I had a birthday a few weeks ago. Birthdays are not a cause for celebration for me and this one was no exception, but in the midst of my typical crankiness I did manage to stumble onto a pop culture artifact that brought to mind why it’s worth it to keep trying in this life, even when it seems like giving up is the only reasonable choice to make.
I was grilling dinner, and entertaining myself with the YouTube app on my phone. Possessing the tech expertise of a pygmy at a shuttle launch, I don’t really understand how or why I find a few new offerings on the device on a regular basis, but as Paul Simon once wrote, “who am I to blow against the wind”. While transferring a small army of chicken legs to the upper rack I listened to the Warren Zevon song, “Keep Me in Your Heart“. If you’re unfamiliar with the piece, it was the final song on Zevon’s last album, released August 26th, 2003, just two weeks before his death from pleural mesothelioma on September 7th. Zevon, wanting to make the most of whatever time was left to him, had started recording soon after receiving his terminal diagnosis. While speaking about his illness during a touching appearance with David Letterman, he highlighted his increased appreciation for small things by talking about enjoying “every sandwich”. He said it rather casually, but it has entered the lexicon and remains with us to this day as a reminder of how even the seemingly banal elements of our lives can be worth treasuring. A healthier individual would have been referencing that very adage in the first paragraph. If this isn’t the first time you’re reading my work you probably realize that a positive perspective like that isn’t really in my repertoire. Fortunately, the lyrics of the song offer a wisdom of their own regarding the ephemeral nature of even the roughest parts of life.
The song opens with a brief allusion to his illness and a reiteration of his love for his family. The second verse begins with a hope that he’ll be remembered in each days’ sunrise. It is the next line that lands so heavily for me. Zevon writes: “there’s a train leaving nightly called when all is said and done”. I have to say that would have been a spotlight moment for anyone, no less some poor bastard who’d spent most his life singing and could no longer adequately fill his lungs with breath. I’d heard the song numerous times before but had never really given that sentiment the weight it deserved. I replayed the song several times, because if you have my background and outlook, nothing says “happy birthday” quite like weeping convulsively as you try and straighten out the sear marks on a flank steak. I finished cooking and wondered to myself whether I’d ever heard a better expression of the idea that even pain is subject to the transience of life. Such a wonderfully concise way to acknowledge the reconciliation of the contradictory notions that our problems feel insurmountable but tomorrow is, in fact, another day. I found the answer, as is so often the case, in the bible.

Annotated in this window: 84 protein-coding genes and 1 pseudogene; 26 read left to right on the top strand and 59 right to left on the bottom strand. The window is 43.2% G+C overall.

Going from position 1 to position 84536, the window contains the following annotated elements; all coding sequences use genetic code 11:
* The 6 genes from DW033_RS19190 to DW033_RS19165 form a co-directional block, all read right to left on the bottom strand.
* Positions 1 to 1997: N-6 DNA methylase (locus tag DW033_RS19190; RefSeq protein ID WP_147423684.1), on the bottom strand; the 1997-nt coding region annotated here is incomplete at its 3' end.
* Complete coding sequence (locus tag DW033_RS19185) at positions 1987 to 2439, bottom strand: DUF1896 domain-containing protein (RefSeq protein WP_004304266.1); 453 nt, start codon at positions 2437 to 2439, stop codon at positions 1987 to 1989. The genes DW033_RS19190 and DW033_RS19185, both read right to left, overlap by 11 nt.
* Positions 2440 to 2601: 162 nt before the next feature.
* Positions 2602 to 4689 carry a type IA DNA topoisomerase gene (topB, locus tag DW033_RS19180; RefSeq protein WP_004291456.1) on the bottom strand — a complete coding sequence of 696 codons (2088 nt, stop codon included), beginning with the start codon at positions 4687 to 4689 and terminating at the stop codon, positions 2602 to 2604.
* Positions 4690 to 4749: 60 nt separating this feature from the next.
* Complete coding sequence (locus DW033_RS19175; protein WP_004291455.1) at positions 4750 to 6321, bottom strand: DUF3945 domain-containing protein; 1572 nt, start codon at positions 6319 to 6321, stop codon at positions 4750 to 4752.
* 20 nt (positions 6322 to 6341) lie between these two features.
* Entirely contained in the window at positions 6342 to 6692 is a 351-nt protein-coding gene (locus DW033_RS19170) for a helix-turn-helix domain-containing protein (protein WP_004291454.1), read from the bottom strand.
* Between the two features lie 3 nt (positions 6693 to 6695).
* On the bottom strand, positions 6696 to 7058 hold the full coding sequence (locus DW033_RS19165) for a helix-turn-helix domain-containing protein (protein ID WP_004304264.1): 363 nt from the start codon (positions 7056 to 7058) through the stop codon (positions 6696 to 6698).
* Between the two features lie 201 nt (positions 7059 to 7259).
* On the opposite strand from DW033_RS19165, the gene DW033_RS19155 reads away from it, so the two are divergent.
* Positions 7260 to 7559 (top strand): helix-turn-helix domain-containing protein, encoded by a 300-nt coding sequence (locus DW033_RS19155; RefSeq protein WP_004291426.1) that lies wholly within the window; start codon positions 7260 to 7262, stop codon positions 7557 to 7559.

Of course, when I make a reference to religion I’m really talking about baseball. And when I think of baseball and sage advice at the same time the holy man I’m probably going to quote is Casey Stengel. If you’re unfamiliar with him it would take I-don’t-know how many thousands of words to do him justice. He’d had a solid career as a player and then having survived a few false starts as field general for some pretty bad teams in Brooklyn and Boston he eventually landed the manager’s job with the Yankees and the rest is history. Hired for the 1949 season he led the team to seven world championships in twelve years. A pioneer in the concept of early training camp for younger players, he championed the platoon system so as to get the most out of his roster and refused to cater to the egos of his older stars in decline. His strategic and tactical advances made him a Hall of Fame leader but it was his ability to fracture the English language while delivering pearls of undeniable yet not obvious wisdom that made him known to a greater audience. If you find yourself with a little time on your hands and want to laugh heartily and then smile in delayed understanding, there are dozens of sites to visit that list his most quotable utterances. It would be hard for me to draw up a comprehensive top ten list, but as I’ve gotten older the number one spot has solidified. In the August 23rd issue of Parade magazine, Stengel is quoted as saying “… there comes a time at least once in every man’s life and I’ve had plenty of them.” Of all the truly brilliant things I’ve never said, that might be the one I’d most like to be able to take credit for. Superficially goofy, Solomonesque in it’s deeper genius it’s the apotheosis of his DNA level proclivity to see the human comedy and take it as it came. Which, if I could only learn to recall it a bit more often, is a lesson that would serve me well.